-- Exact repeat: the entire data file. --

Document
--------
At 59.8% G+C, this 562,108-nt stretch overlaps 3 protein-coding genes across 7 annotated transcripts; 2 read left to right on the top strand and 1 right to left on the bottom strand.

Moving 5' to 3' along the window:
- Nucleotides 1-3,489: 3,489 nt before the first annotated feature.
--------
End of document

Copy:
At 59.8% G+C, this 562,108-nt stretch overlaps 3 protein-coding genes across 7 annotated transcripts; 2 read left to right on the top strand and 1 right to left on the bottom strand.

Moving 5' to 3' along the window:
- Nucleotides 1-3,489: 3,489 nt before the first annotated feature.